For patients receiving the smaller boost volume, 82.5% survived five years with no worsening of the cancer. And for those receiving the larger boost volume to the entire posterior fossa, 80.5% survived five years with no worsening of the disease. These numbers were not statistically different. In a subset of tumors with mutations in a gene called SHH, patients actually showed improved survival with the smaller boost volume.

But for the younger children, the lower dose of radiation over six weeks did not result in similar survival numbers. Of those receiving the standard dose of craniospinal radiation, about 83% survived five years with no worsening of the cancer. Of those receiving the lower dose, about 71% survived five years with no worsening of the cancer. That difference in survival was statistically significant.

"We saw higher rates of recurrence and tumor spreading in the younger patients receiving the lower dose of craniospinal radiation," Michalski said. "In general, it's not safe to lower the dose of radiation in children with medulloblastoma even if we know the lower dose might spare their cognitive function. However, a specific subgroup of patients -- those with mutations in a gene called WNT -- did well on the lower dose, so we're now doing studies just with these specific patients to see if we can safely lower the radiation dose for them."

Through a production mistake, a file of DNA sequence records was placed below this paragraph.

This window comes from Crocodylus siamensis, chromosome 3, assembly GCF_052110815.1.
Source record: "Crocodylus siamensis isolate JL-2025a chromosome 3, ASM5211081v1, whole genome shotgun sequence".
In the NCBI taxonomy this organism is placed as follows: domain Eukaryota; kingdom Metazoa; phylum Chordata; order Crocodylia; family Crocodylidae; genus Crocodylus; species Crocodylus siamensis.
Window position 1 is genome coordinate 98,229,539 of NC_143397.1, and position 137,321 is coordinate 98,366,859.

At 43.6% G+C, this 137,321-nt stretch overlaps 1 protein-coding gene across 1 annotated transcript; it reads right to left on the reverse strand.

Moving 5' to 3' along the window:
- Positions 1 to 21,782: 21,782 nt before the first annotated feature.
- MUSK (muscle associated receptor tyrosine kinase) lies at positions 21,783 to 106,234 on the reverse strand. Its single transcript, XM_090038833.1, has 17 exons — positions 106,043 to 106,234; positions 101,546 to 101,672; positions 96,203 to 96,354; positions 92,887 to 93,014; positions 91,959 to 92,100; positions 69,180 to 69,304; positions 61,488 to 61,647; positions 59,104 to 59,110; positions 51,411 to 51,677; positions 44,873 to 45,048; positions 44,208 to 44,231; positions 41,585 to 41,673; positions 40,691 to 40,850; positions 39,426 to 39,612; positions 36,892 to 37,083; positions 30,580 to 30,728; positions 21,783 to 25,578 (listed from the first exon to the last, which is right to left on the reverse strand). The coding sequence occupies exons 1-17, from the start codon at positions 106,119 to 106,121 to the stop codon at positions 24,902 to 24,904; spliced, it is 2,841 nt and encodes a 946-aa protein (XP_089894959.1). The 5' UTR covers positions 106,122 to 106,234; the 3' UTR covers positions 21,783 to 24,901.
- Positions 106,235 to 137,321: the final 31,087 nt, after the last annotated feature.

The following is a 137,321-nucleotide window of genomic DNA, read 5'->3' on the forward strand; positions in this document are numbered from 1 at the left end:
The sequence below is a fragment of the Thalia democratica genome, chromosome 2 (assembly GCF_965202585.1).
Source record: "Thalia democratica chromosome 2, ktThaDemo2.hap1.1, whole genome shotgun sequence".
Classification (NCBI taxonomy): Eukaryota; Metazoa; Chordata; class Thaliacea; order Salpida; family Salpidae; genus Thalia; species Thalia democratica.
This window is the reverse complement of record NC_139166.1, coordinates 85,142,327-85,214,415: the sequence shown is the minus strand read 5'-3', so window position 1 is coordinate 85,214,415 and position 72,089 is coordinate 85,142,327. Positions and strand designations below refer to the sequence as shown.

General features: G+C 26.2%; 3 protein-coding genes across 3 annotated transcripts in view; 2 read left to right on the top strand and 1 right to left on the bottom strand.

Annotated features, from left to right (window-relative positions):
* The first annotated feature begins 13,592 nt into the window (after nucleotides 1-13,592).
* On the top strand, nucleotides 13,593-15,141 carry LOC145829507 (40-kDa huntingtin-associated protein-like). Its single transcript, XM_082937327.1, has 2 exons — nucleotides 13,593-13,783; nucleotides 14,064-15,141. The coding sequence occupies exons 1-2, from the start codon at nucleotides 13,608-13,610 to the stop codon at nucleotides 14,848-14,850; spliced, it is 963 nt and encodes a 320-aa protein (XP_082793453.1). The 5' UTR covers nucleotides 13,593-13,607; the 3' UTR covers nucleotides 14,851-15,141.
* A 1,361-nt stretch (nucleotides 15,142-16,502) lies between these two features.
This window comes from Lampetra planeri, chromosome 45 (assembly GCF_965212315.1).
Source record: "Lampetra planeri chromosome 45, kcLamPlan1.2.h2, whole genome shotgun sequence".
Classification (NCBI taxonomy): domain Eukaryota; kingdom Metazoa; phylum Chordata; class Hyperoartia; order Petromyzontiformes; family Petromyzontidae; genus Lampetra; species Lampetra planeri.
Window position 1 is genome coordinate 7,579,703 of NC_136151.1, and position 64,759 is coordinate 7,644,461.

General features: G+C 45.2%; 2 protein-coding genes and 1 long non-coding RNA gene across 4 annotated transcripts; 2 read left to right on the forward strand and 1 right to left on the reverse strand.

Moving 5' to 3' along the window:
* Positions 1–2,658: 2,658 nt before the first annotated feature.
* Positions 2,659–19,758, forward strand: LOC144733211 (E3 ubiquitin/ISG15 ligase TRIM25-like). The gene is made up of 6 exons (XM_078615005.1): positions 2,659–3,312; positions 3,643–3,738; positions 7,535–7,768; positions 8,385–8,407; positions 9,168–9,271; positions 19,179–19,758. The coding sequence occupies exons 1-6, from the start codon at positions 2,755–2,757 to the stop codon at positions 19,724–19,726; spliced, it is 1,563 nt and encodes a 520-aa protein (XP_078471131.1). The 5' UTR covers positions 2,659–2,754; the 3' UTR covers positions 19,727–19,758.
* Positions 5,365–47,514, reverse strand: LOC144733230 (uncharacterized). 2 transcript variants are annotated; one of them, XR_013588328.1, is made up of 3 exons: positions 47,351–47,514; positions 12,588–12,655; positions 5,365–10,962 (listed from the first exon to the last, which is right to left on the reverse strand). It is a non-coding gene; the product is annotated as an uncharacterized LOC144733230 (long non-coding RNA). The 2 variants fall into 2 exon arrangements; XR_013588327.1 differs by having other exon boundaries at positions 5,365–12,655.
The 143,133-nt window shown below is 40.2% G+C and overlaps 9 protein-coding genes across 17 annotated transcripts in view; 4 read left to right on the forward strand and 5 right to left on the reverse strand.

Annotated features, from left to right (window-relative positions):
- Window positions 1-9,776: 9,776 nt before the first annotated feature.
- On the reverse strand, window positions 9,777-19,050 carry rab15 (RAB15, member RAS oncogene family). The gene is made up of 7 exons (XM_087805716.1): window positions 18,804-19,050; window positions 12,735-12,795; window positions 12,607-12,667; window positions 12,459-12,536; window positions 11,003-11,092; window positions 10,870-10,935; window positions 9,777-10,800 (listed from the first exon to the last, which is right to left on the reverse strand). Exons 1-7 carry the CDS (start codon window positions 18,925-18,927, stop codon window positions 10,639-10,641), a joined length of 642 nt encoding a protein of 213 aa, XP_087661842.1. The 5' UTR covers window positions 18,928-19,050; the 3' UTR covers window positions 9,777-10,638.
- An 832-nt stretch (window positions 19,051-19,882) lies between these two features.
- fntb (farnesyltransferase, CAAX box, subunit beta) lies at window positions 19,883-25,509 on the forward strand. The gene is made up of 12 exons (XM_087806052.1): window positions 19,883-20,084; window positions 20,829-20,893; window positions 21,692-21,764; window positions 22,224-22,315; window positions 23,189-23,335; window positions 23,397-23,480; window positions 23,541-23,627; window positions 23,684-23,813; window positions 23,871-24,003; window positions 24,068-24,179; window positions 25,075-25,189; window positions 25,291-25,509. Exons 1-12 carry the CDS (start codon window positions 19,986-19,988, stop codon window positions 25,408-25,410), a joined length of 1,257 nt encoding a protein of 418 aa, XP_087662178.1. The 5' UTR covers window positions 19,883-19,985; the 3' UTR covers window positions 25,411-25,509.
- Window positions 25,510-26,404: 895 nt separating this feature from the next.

The tumors were categorized into four molecular subgroups based on their gene expression and predicted biology. The first group's tumors have mutations in WNT signaling pathways; the second have mutations in the SHH gene; and the third and fourth groups' tumors each have different and more complex patterns of gene mutations. The researchers found differences in tumors' responses to treatment based on tumor biology that can guide the design of future clinical trials.

"We've made great strides over the last 15 years in appreciating the molecular diversity of medulloblastoma," said senior author Paul Northcott, PhD, of St. Jude Children's Research Hospital. "We performed whole-exome sequencing and DNA methylation profiling to assign patients to molecular subgroups. This was a critical step in contextualizing this trial based on the latest biology and showed us some important differences in how children respond to therapy that would otherwise not have been clear. Results from this study will play a vital role in designing the next generation of clinical trials for children with medulloblastoma."

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Washington University School of Medicine